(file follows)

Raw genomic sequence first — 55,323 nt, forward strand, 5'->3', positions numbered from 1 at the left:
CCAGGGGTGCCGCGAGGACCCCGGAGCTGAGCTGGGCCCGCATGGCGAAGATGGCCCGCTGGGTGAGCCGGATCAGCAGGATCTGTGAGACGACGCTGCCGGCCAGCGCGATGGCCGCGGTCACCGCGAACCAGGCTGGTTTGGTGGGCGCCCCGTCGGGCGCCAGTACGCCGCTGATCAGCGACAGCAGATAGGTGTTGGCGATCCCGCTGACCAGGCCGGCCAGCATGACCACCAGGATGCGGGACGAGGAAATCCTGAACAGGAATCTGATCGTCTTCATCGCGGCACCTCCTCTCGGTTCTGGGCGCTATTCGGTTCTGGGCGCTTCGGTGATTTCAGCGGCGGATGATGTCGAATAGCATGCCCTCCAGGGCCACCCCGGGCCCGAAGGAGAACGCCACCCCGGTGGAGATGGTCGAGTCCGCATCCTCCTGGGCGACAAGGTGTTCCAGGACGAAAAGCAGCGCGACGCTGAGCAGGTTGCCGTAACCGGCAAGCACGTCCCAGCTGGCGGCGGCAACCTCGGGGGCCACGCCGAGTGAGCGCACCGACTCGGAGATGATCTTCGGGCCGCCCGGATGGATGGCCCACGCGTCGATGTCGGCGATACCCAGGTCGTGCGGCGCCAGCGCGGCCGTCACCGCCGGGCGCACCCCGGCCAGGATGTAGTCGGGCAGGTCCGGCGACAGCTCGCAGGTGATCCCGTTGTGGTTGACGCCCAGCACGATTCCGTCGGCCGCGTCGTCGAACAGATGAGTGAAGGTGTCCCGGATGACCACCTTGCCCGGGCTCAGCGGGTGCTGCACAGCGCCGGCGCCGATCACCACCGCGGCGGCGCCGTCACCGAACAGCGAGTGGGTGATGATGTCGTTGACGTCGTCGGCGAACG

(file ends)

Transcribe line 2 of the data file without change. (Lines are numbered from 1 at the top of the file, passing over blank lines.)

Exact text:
CCAGGGGTGCCGCGAGGACCCCGGAGCTGAGCTGGGCCCGCATGGCGAAGATGGCCCGCTGGGTGAGCCGGATCAGCAGGATCTGTGAGACGACGCTGCCGGCCAGCGCGATGGCCGCGGTCACCGCGAACCAGGCTGGTTTGGTGGGCGCCCCGTCGGGCGCCAGTACGCCGCTGATCAGCGACAGCAGATAGGTGTTGGCGATCCCGCTGACCAGGCCGGCCAGCATGACCACCAGGATGCGGGACGAGGAAATCCTGAACAGGAATCTGATCGTCTTCATCGCGGCACCTCCTCTCGGTTCTGGGCGCTATTCGGTTCTGGGCGCTTCGGTGATTTCAGCGGCGGATGATGTCGAATAGCATGCCCTCCAGGGCCACCCCGGGCCCGAAGGAGAACGCCACCCCGGTGGAGATGGTCGAGTCCGCATCCTCCTGGGCGACAAGGTGTTCCAGGACGAAAAGCAGCGCGACGCTGAGCAGGTTGCCGTAACCGGCAAGCACGTCCCAGCTGGCGGCGGCAACCTCGGGGGCCACGCCGAGTGAGCGCACCGACTCGGAGATGATCTTCGGGCCGCCCGGATGGATGGCCCACGCGTCGATGTCGGCGATACCCAGGTCGTGCGGCGCCAGCGCGGCCGTCACCGCCGGGCGCACCCCGGCCAGGATGTAGTCGGGCAGGTCCGGCGACAGCTCGCAGGTGATCCCGTTGTGGTTGACGCCCAGCACGATTCCGTCGGCCGCGTCGTCGAACAGATGAGTGAAGGTGTCCCGGATGACCACCTTGCCCGGGCTCAGCGGGTGCTGCACAGCGCCGGCGCCGATCACCACCGCGGCGGCGCCGTCACCGAACAGCGAGTGGGTGATGATGTCGTTGACGTCGTCGGCGAACG